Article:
Ammonia Production How to increase Ammonia Plant Capacity
This paper investigates the technical and economical feasibility of several concepts for a 30 % capacity increase of an old ammonia plant. It shows an interesting way to overcome the limitations in the two most critical plant units: Reforming capacity is increased by a newly added autothermal reformer, while capacity is added to the ammonia synthesis by the Uhde Dual Pressure Process.
Using experience from reference projects, this process concept is compared to other technical options and is discussed on the basis of investment and operating cost.
One of the factors making this concept competitive is the fact that by installation of parallel equipment with few tie-ins only, the shutdown time for its implementation is very short. Another interesting feature is that the ATR concept offers more CO2 as a pure stream to be used in a urea plant compared to the other concepts. This provides the possibility to easily combine it with a larger urea plant.
A capacity increase of an ammonia plant can be a successful way to increase its economic viability. Also, a revamp involves considerably less risk than the erection of a new plant since the overall investment is moderate and project implementation takes less time.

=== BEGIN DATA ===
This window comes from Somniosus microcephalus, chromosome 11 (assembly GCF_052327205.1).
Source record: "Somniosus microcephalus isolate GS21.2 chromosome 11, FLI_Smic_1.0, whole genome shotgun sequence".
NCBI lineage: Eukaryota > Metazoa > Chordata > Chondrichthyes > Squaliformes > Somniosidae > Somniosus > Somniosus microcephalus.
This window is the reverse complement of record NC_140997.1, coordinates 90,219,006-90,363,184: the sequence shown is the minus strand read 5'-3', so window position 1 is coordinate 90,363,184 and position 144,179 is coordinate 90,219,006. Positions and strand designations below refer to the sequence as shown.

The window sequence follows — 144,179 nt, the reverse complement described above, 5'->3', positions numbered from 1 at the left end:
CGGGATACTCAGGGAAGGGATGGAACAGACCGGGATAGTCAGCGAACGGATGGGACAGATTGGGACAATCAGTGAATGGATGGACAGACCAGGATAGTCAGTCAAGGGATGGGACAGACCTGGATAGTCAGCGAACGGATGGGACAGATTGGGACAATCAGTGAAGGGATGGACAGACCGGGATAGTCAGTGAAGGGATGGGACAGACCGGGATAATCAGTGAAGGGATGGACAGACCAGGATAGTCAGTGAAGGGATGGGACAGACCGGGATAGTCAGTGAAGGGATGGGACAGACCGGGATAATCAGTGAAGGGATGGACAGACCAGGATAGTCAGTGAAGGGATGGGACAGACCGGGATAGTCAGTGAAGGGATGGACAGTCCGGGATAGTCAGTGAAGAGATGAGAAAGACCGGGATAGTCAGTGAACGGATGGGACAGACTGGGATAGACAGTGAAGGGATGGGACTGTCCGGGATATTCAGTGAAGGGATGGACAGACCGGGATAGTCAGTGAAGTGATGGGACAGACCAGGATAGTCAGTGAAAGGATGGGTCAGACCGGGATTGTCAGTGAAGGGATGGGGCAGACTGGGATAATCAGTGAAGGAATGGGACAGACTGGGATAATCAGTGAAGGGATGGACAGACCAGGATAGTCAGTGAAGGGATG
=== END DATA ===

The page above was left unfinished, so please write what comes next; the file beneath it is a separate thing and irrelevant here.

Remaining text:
A capacity enlargement up to about 10 to 15 % can usually be realized with moderate modifications by mobilizing the reserves which are already present in the majority of the process units. Only some equipment items are acting as bottlenecks and require modifications or re-placement.
Larger capacity increases tend to require more substantial measures and bigger changes in the process. As this makes the capacity increase considerably more expensive, it is of key importance to select the most cost effective solution.
Scope of the Study
Basis for the investigation is an existing ammo-nia plant in Russia. Its actual capacity at the time of preparing the study was 1680 mtpd. An expansion target of 30 % extra capacity was chosen. The plant had already undergone several capacity enlargements and modifications. Its current production capacity is considerably larger than its original nameplate capacity. Therefore, no significant potential for additional capacity is available in the existing plant equipment.
Three different revamp concepts are presented, with their main difference being within the reforming section. To compare their economic viability, capital and operating cost have been determined and evaluated for each revamp concept , .
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